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Given this program:

class Test {
    public static void main(String[] args) {
        try {
            throw new NullPointerException();
        } catch (NullPointerException npe) {
            System.out.println("In catch");
        } finally {
            System.out.println("In finally");

Sun's javac (v 1.6.0_24) produces the following bytecode:

public static void main(java.lang.String[]);

        // Instantiate / throw NPE
   0:   new     #2;         // class NullPointerException
   3:   dup
   4:   invokespecial   #3; // Method NullPointerException."<init>":()V
   7:   athrow

        // Start of catch clause
   8:   astore_1
   9:   getstatic       #4; // Field System.out
   12:  ldc     #5;         // "In catch"
   14:  invokevirtual   #6; // Method PrintStream.println
   17:  getstatic       #4; // Field System.out

        // Inlined finally block
   20:  ldc     #7;         // String In finally
   22:  invokevirtual   #6; // Method PrintStream.println
   25:  goto    39

        // Finally block
        // store "incomming" exception(?)
   28:  astore_2
   29:  getstatic       #4; // Field System.out
   32:  ldc     #7;         // "In finally"
   34:  invokevirtual   #6; // Method PrintStream.println

        // rethrow "incomming" exception
   37:  aload_2
   38:  athrow

   39:  return

With the following exception table:

  Exception table:
   from   to  target type
     0     8     8   Class NullPointerException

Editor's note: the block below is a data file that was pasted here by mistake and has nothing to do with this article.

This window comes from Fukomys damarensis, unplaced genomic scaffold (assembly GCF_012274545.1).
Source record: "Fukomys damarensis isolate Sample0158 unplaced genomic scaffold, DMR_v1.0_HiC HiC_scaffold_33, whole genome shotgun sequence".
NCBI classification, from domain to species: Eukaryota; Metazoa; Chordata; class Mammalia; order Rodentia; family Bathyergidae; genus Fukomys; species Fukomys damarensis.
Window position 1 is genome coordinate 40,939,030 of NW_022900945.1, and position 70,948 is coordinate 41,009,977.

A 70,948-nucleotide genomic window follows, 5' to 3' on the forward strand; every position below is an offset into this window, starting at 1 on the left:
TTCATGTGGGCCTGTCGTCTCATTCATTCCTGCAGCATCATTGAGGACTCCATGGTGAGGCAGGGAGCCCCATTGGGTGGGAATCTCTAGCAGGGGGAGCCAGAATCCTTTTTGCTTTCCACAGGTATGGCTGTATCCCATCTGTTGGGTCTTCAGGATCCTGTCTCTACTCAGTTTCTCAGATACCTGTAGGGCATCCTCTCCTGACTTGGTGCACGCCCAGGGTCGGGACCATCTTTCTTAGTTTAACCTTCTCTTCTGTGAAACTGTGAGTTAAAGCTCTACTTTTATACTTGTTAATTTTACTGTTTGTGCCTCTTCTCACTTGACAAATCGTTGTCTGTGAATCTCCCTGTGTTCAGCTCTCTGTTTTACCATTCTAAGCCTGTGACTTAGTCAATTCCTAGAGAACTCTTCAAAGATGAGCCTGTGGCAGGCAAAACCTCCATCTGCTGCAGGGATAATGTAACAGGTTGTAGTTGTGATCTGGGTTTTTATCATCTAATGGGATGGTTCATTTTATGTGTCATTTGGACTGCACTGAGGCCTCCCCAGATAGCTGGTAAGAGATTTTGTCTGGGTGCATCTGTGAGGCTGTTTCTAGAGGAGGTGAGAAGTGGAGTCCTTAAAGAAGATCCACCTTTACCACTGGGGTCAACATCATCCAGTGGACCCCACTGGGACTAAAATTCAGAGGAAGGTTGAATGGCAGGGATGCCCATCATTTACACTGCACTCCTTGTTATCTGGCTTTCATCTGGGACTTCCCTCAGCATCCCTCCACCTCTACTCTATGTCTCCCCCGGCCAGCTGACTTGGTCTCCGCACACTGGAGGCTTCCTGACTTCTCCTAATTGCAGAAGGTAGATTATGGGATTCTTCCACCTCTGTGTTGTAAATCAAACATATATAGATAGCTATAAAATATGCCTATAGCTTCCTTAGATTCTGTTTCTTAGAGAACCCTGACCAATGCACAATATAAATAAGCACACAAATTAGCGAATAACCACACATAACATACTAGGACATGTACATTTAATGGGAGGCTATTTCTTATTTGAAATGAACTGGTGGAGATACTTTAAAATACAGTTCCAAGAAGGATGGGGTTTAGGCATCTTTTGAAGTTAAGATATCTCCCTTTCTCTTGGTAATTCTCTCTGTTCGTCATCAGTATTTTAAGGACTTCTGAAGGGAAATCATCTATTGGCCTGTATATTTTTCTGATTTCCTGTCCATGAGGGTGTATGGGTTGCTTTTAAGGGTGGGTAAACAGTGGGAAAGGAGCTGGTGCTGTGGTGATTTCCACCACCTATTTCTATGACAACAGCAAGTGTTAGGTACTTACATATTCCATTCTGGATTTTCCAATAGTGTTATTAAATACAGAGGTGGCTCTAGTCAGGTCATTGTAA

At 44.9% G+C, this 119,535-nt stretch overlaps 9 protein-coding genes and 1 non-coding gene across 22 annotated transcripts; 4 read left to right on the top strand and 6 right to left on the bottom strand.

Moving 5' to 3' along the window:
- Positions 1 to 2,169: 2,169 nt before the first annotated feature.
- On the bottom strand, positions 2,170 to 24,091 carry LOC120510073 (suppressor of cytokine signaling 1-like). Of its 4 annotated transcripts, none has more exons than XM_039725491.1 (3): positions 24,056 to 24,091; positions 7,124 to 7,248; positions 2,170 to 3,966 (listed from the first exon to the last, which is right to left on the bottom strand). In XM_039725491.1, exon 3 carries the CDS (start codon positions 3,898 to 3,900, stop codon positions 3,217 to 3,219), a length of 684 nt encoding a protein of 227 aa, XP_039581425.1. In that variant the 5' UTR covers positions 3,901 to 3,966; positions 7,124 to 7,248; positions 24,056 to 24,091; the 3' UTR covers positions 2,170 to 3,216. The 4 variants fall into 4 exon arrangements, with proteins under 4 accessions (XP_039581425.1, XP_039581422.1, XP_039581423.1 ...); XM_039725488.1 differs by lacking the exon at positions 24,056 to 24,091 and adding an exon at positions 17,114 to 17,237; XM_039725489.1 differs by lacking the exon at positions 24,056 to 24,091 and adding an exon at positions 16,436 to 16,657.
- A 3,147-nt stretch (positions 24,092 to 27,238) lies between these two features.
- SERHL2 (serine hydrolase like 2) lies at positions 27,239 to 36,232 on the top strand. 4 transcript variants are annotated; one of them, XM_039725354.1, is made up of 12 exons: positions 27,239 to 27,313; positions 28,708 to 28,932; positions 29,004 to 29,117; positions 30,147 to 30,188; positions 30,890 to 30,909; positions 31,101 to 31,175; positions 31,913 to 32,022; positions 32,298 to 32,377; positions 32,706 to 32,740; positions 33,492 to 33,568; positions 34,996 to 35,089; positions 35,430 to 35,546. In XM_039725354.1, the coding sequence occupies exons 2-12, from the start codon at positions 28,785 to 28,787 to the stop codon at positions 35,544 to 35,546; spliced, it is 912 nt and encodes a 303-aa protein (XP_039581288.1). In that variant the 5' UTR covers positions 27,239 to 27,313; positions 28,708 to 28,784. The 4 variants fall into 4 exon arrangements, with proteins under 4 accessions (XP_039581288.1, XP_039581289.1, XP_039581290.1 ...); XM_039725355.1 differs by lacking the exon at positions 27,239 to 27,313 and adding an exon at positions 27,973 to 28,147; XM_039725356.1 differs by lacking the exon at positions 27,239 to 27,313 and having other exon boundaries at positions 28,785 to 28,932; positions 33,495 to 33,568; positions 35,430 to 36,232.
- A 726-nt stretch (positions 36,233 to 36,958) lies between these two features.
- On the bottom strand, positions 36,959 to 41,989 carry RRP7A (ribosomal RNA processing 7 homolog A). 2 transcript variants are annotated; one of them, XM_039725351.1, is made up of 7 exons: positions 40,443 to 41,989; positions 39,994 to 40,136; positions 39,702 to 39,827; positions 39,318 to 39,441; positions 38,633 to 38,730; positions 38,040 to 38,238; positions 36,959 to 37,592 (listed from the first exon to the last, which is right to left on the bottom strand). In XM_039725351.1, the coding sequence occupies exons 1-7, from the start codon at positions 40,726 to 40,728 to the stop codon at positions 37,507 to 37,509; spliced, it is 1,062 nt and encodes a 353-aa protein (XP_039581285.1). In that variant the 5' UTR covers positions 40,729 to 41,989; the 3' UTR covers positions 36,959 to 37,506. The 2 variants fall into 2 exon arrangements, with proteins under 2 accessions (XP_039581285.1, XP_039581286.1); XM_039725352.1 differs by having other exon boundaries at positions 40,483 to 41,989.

0    17    28   any
    28    29    28   any

My question is: Why on earth does it include that last entry in the exception table?!

As I understand it, it basically says "if the astore_2 throws an exception, catch it, and retry the same instruction".

Such entry is produced even with empty try / catch / finally clauses such as

try {} catch (NullPointerException npe) {} finally {}

Some observations

  • Eclipse compiler does not produce any such exception table entry
  • The JVM spec does not document any runtime exceptions for the astore instruction.
  • I know that it is legal for the JVM to throw VirtualMachineError for any instruction. I guess the peculiar entry prevents any such errors from propagating out from that instruction.
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I'll post this as a comment, since I've not managed to to wrap my head around this concept. There is an entry on this topic, as to why the last entry is generated at a blog. Apparently, the behavior of the compiler for compiling the finally block, as specified in the VM spec is a bit off the mark, as far as the Sun/Oracle compiler is concerned. The last exception table entry is in place to guard the "generated exception handler". I didn't figure out how the guard operates and why it should work in such a way. – Vineet Reynolds Jun 17 '11 at 15:43